• The second case of Synology updates is something to be aware of and that you might need to set this permission again in future after an update if that update resets the permissions to 777

    • Based on the fact that there is a risk of permissions being reset outside of our control I would discourage the removal of username/pw authentication possibility in sshd_config (/etc/ssh/sshd_config) which some has suggested to do when correctly having SSH key authentication working

Now if you want to be 100% sure you have the correct permissions for the user home and the .ssh directory and authorized_keys you can either

  • Run these below chmod commands to set the correct permissions
sudo chmod 755 /volume1/homes/{admin-user}
sudo chmod 755 /volume1/homes/{admin-user}/.ssh
sudo chmod 644 /volume1/homes/{admin-user}/.ssh/authorized_keys

OR (if you want to use the alias, remember to be in the {admin-user} context

sudo chmod 755 .
sudo chmod 755 ~/.ssh
sudo chmod 644 ~/.ssh/authorized_keys

Folders and files to check | permission to ensure

/volume1/homes/{admin-user} | 755
/volume1/homes/{admin-user}/.ssh | 755
/volume1/homes/{admin-user}/.ssh/authorized_keys | 644

To check navigate to /volume1/homes/{admin-user}/.ssh and run ls -al

cd /volume1/homes/{admin-user}/.ssh
ls -al

drwxr-xr-x  2 {admin-user} users 4096 Oct  3 15:58 .
drwxr-xr-x 16 {admin-user} users 4096 Oct  3 16:08 ..
-rw-r--r--  1 {admin-user} users  747 Oct  3 16:11 authorized_keys

. represents /volume1/homes/{admin-user}/.ssh folder
.. represents /volume1/homes/{admin-user} folder
authorized_keys represents /volume1/homes/{admin-user}/.ssh/authorized_keys file

7. Ready to test

Now we should be ready to go to connect to the Synology NAS with SSH key authentication. On your PC/Mac whatever go to the folder holding your private key, to test the connection perform the following command from terminal

ssh {admin-user}@{nas-ip-or-host} -p {specifiedCustomPort} -o "IdentitiesOnly=yes" -i {privateKey}

Now hopefully you are automatically logged in to the Synology NAS over SSH as the key pair exchange and authentication happens in the backend.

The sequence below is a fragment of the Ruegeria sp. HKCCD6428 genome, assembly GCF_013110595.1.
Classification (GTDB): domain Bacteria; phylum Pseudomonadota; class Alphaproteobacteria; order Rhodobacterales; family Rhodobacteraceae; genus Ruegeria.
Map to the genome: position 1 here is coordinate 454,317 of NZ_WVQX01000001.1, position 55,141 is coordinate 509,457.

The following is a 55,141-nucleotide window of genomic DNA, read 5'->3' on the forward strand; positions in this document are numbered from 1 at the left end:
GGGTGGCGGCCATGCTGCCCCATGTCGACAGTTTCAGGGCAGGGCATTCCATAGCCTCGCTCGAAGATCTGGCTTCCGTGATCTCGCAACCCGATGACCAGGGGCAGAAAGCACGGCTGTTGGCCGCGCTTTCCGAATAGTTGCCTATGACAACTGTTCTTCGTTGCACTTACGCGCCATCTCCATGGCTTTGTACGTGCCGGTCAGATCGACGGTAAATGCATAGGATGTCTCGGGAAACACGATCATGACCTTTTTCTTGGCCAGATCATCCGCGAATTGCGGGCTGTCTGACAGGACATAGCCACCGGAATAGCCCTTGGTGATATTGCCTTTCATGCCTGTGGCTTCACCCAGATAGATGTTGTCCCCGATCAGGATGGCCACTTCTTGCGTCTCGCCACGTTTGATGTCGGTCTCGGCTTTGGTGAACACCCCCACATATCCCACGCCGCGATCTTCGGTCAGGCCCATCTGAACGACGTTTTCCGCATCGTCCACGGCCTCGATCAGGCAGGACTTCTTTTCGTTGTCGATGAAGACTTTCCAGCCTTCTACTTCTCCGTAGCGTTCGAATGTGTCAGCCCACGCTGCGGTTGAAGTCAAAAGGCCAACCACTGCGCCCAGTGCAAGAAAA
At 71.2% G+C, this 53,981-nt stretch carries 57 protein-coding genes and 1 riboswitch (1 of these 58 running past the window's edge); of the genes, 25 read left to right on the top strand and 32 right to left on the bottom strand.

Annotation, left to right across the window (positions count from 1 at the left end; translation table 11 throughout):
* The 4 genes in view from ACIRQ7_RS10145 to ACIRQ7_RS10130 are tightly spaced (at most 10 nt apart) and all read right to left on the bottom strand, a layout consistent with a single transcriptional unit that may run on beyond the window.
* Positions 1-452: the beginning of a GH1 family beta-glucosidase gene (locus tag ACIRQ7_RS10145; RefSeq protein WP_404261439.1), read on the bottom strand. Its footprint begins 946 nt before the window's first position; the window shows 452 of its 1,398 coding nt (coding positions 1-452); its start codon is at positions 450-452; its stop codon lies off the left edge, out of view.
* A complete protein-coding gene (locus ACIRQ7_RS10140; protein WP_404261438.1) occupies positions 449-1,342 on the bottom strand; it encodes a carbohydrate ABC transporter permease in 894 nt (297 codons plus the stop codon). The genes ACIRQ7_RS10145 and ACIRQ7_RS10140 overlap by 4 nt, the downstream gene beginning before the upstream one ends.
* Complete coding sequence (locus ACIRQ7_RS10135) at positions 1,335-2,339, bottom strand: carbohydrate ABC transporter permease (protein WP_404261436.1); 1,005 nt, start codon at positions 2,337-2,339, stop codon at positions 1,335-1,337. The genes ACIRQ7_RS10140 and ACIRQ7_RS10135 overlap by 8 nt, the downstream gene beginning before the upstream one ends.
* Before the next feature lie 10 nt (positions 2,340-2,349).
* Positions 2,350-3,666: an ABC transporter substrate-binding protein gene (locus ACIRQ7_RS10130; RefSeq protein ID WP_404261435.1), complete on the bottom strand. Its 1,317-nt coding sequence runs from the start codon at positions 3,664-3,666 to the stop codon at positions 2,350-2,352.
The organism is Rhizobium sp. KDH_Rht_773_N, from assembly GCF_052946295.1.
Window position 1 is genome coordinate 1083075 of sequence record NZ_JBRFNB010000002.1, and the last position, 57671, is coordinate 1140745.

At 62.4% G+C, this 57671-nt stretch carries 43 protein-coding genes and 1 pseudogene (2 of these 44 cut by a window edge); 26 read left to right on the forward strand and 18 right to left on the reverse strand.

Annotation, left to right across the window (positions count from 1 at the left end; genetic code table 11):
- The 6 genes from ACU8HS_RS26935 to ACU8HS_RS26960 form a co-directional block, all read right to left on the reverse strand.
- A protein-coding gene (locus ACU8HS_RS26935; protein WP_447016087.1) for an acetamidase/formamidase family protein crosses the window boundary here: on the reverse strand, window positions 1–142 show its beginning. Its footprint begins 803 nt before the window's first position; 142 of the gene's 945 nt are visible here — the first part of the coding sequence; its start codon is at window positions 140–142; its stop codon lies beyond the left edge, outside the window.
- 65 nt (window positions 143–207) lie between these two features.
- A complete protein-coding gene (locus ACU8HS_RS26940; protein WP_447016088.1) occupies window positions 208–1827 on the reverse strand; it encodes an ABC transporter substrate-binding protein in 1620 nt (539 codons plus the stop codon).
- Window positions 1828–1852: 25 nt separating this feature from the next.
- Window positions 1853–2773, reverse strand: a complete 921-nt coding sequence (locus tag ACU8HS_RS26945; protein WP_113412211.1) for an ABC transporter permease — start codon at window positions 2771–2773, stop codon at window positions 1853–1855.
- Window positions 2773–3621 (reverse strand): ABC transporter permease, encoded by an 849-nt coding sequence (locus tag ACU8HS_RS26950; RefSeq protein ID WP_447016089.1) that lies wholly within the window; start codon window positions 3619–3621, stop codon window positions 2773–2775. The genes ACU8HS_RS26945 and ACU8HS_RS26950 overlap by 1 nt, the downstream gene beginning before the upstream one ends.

Now if you want to simply your login so you can do as below for example

ssh synologyNas

Then checkout the following link for setting up a SSH config file with and alias (synologyNas) with preconfigured parameters for ip/host, port, privatekey, user, etc


If it didn't work here is a way to debug

  1. Log back into the Synology NAS using username/pw as {admin-user} through terminal and run command below, this will start a debug ssh server where you can see the interaction between Synology NAS and your PC/Mac
sudo /bin/sshd -p {debugPort} -d
  1. Now from your PC/Mac open another terminal and perform the same key authentication command as before against the debug ssh server
ssh {admin-user}@{nas-ip-or-host} -p {debugPort} -o "IdentitiesOnly=yes" -i {privateKey}
  1. Now in the session from step 1 you should be able to see the debug console any any issues such as permission issues etc.

Common errors

  • Wrong permissions on user home folder
debug1: temporarily_use_uid: 1026/100 (e=0/0)
debug1: trying public key file /var/services/homes/{admin-user}/.ssh/authorized_keys
debug1: fd 4 clearing O_NONBLOCK
Authentication refused: bad ownership or modes for directory /volume1/homes/{admin-user}
debug1: restore_uid: 0/0

Resolution - Go back to step 6 and ensure you set the correct permissions on the users home directory

  • Wrong permissions on .ssh folder
debug1: temporarily_use_uid: 1026/100 (e=0/0)
debug1: trying public key file /var/services/homes/{admin-user}/.ssh/authorized_keys
debug1: fd 4 clearing O_NONBLOCK
Authentication refused: bad ownership or modes for directory /volume1/homes/{admin-user}/.ssh
debug1: restore_uid: 0/0

Resolution - Go back to step 6 and ensure you set the correct permissions on the .ssh directory

  • Wrong permissions on authorized_keys file
debug1: trying public key file /var/services/homes/{admin-user}/.ssh/authorized_keys
debug1: Could not open authorized keys '/var/services/homes/{admin-user}/.ssh/authorized_keys': Permission denied
debug1: restore_uid: 0/0

Resolution - Go back to step 6 and ensure you set the correct permissions on the authorized_keys file in the .ssh directory

  • Wrongly created .ssh folder (usually under wrong user context like e.g. root and not user)
debug1: temporarily_use_uid: 1026/100 (e=0/0)
debug1: trying public key file /var/services/homes/{admin-user}/.ssh/authorized_keys
debug1: Could not open authorized keys '/var/services/homes/{admin-user}/.ssh/authorized_keys': No such file or directory
debug1: restore_uid: 0/0

Resolution - Go back to step 5 and ensure you create the .ssh directory and authorized_keys under the correct context/user {admin-user}

This error can typically happen if you needed up making .ssh folder under root as below:

command as root - ash# pwd
result - /root/.ssh

what it should be

command as {admin-user} - {admin-user}# pwd
result - /volume1/homes/{admin-user}/.ssh

A few extra nice to know

  1. If you think/feel that the SSH daemon on the Synology NAS is not taking into effect your changes you can try to restart the daemon by running below command (requires admin access)
sudo synoservicectl --reload sshd
  1. On Mac to set correct permissions on .ssh folder and privateKeys used for SSH key authentication if you get error as below
Permissions 0777 for '/Users/username/.ssh/privateKeys/id_rsa' are too open.
It is recommended that your private key files are NOT accessible by others.
This private key will be ignored.

To correct the permissions to be valid run below

sudo chmod -R 755 ~/.ssh
sudo chmod -R 600 ~/.ssh/privateKeys/*